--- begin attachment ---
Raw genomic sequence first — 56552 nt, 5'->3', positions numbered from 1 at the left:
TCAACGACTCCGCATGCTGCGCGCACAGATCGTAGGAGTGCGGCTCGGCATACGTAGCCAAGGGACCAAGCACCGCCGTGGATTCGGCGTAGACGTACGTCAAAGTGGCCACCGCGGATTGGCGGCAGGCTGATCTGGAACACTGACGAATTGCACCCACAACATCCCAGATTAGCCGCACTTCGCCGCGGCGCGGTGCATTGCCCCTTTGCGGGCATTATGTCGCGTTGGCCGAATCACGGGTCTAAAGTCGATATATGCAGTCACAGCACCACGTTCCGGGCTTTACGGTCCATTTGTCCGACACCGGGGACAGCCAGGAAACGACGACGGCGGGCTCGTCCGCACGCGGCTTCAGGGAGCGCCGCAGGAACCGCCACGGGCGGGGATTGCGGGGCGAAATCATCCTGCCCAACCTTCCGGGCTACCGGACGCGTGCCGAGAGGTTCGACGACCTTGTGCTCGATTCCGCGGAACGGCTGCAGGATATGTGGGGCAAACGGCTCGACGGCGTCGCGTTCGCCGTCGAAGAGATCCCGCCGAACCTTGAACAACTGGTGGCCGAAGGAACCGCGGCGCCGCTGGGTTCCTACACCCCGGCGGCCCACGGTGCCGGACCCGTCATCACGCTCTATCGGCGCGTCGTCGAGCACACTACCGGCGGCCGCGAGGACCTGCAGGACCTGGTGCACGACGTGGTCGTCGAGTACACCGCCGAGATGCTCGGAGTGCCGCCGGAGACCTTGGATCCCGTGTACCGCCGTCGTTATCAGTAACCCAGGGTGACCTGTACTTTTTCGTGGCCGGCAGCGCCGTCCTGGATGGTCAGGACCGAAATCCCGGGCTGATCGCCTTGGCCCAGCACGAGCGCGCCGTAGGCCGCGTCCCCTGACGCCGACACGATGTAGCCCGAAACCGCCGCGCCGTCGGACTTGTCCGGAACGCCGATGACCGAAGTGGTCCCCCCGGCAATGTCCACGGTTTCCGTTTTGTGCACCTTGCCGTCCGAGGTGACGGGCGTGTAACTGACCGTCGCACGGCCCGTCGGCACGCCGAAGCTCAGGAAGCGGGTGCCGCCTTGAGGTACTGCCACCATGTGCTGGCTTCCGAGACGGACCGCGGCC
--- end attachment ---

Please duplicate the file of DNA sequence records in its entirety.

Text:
Raw genomic sequence first — 56552 nt, 5'->3', positions numbered from 1 at the left:
TCAACGACTCCGCATGCTGCGCGCACAGATCGTAGGAGTGCGGCTCGGCATACGTAGCCAAGGGACCAAGCACCGCCGTGGATTCGGCGTAGACGTACGTCAAAGTGGCCACCGCGGATTGGCGGCAGGCTGATCTGGAACACTGACGAATTGCACCCACAACATCCCAGATTAGCCGCACTTCGCCGCGGCGCGGTGCATTGCCCCTTTGCGGGCATTATGTCGCGTTGGCCGAATCACGGGTCTAAAGTCGATATATGCAGTCACAGCACCACGTTCCGGGCTTTACGGTCCATTTGTCCGACACCGGGGACAGCCAGGAAACGACGACGGCGGGCTCGTCCGCACGCGGCTTCAGGGAGCGCCGCAGGAACCGCCACGGGCGGGGATTGCGGGGCGAAATCATCCTGCCCAACCTTCCGGGCTACCGGACGCGTGCCGAGAGGTTCGACGACCTTGTGCTCGATTCCGCGGAACGGCTGCAGGATATGTGGGGCAAACGGCTCGACGGCGTCGCGTTCGCCGTCGAAGAGATCCCGCCGAACCTTGAACAACTGGTGGCCGAAGGAACCGCGGCGCCGCTGGGTTCCTACACCCCGGCGGCCCACGGTGCCGGACCCGTCATCACGCTCTATCGGCGCGTCGTCGAGCACACTACCGGCGGCCGCGAGGACCTGCAGGACCTGGTGCACGACGTGGTCGTCGAGTACACCGCCGAGATGCTCGGAGTGCCGCCGGAGACCTTGGATCCCGTGTACCGCCGTCGTTATCAGTAACCCAGGGTGACCTGTACTTTTTCGTGGCCGGCAGCGCCGTCCTGGATGGTCAGGACCGAAATCCCGGGCTGATCGCCTTGGCCCAGCACGAGCGCGCCGTAGGCCGCGTCCCCTGACGCCGACACGATGTAGCCCGAAACCGCCGCGCCGTCGGACTTGTCCGGAACGCCGATGACCGAAGTGGTCCCCCCGGCAATGTCCACGGTTTCCGTTTTGTGCACCTTGCCGTCCGAGGTGACGGGCGTGTAACTGACCGTCGCACGGCCCGTCGGCACGCCGAAGCTCAGGAAGCGGGTGCCGCCTTGAGGTACTGCCACCATGTGCTGGCTTCCGAGACGGACCGCGGCC